Asserting that he had been induced to enter into the lease agreement and to expend extensive efforts to develop a substantial business "by representations, express and implied, that plaintiff would be able to continue in business in said location and would not be terminated except for good cause," Stenberg sought damages for breach of contract. He also claimed damages under the 1973 Act for failure of the defendant to supply him with his allocation of gasoline, and treble damages for various antitrust violations.


The prayer of the complaint was that the court either award damages as set forth, or in the alternative, if the court should determine that damages "are speculative or impossible of reasonably accurate determination," that it issue a permanent mandatory injunction reinstating Stenberg as lessee and awarding damages for the time he was wrongfully denied the right to operate as lessee. The complaint also sought a temporary restraining order and preliminary injunction for alleged violation of the 1973 Act. Cheker filed a motion to dismiss the complaint, relying on the mutual termination agreement.


On November 13, 1975, eleven months after filing the complaint, Stenberg made a motion for entry of a preliminary injunction. The district court held a hearing on the motion on November 24-25, 1975. On August 23, 1976 the court issued an opinion and order granting a preliminary injunction. Cheker was ordered to reinstate Stenberg as lessee of the Portage station as soon as suitable provisions could be made for transfer of the salaried manager then operating the station, but in no event more than 60 days after entry of the order. The preliminary injunction was premised upon findings that Stenberg had shown a likelihood of success on the merits and that he would suffer irreparable harm if such relief were not granted. The district court made specific "preliminary" findings on a number of disputed factual issues in concluding that the plaintiff had shown a likelihood of success on the merits. Among these were somewhat contradictory findings with respect to the mutual termination agreement. The district court first found that the agreement applied only to "the interim arrangement which was to last until the equipment was available" and later found that it was void as "a product of Cheker's superior bargaining power and economic duress."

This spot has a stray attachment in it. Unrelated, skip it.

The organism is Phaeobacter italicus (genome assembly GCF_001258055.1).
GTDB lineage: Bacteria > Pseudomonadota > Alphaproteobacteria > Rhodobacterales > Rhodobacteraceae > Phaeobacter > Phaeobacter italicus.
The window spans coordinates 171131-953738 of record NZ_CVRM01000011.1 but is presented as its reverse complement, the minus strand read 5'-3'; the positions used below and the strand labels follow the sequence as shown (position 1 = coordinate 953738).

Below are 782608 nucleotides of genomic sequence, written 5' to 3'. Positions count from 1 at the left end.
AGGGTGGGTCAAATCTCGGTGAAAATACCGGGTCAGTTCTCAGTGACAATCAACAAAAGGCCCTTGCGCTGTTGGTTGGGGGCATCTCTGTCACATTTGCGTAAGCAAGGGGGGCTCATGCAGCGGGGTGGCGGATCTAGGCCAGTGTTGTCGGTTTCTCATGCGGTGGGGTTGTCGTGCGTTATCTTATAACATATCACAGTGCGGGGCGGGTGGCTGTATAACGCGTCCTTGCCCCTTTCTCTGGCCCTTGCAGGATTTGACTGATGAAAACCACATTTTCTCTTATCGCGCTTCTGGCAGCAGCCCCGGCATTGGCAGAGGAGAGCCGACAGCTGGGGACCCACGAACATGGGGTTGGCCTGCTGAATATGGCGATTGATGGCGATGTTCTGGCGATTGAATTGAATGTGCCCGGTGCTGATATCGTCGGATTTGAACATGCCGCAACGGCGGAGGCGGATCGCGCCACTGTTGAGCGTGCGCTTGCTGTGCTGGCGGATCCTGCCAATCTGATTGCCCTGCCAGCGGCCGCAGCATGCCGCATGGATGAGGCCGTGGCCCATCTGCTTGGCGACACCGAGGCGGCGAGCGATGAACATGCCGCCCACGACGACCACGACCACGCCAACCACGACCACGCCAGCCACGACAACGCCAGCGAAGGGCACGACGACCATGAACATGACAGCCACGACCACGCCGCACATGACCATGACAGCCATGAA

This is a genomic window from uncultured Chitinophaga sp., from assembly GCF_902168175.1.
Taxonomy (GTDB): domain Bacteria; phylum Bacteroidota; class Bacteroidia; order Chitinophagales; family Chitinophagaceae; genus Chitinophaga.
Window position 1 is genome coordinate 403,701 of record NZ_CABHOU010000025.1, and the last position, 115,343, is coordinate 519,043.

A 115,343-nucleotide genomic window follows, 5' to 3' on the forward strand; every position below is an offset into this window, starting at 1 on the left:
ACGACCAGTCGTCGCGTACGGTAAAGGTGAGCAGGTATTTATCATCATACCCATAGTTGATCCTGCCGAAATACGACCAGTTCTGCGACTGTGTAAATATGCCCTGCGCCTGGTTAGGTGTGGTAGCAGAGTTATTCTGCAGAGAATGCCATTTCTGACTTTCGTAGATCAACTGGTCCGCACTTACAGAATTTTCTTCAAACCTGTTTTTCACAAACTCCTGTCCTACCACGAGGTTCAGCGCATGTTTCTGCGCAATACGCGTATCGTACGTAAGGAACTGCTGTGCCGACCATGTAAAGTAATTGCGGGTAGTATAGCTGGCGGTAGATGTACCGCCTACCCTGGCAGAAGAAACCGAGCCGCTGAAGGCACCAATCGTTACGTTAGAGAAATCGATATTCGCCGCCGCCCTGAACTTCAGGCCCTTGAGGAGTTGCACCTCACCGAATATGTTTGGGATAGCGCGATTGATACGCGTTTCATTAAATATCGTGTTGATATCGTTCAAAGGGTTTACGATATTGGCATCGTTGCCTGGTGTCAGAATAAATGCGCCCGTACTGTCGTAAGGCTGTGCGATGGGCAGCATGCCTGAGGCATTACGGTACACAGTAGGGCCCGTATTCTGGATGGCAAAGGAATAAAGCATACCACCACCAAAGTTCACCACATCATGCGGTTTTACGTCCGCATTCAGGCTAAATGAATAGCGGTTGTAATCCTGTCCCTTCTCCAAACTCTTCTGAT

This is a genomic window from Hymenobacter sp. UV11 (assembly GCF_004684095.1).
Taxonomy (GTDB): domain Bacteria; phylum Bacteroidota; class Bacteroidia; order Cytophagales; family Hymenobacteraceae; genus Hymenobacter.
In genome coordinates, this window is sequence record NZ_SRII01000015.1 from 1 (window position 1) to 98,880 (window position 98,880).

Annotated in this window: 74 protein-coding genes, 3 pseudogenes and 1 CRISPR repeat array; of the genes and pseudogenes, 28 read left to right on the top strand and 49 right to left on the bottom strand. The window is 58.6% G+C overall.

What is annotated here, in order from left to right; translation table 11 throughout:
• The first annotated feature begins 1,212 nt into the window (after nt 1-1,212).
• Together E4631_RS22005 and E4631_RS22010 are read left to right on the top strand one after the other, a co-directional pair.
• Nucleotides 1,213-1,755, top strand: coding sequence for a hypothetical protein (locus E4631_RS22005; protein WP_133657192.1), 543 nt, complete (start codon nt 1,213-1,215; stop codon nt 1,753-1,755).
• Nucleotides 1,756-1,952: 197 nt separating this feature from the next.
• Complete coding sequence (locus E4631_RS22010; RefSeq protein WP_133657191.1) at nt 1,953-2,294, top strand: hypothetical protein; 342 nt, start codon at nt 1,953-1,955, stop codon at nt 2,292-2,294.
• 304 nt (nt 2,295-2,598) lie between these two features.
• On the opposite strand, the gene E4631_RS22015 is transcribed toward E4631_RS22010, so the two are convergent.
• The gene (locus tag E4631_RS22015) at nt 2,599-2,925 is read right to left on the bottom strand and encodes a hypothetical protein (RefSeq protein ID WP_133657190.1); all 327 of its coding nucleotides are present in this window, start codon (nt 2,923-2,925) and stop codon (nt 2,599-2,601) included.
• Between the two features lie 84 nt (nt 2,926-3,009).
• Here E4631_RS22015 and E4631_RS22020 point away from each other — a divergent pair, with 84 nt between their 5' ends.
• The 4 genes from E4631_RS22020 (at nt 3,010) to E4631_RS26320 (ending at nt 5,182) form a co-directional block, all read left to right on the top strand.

A jury was demanded in this case and ultimate determination of the merits will depend upon the jury's resolution of many factual disputes. For this reason we have stated only those facts which appear to be undisputed and proceed to a discussion of the narrow issues presented by this appeal.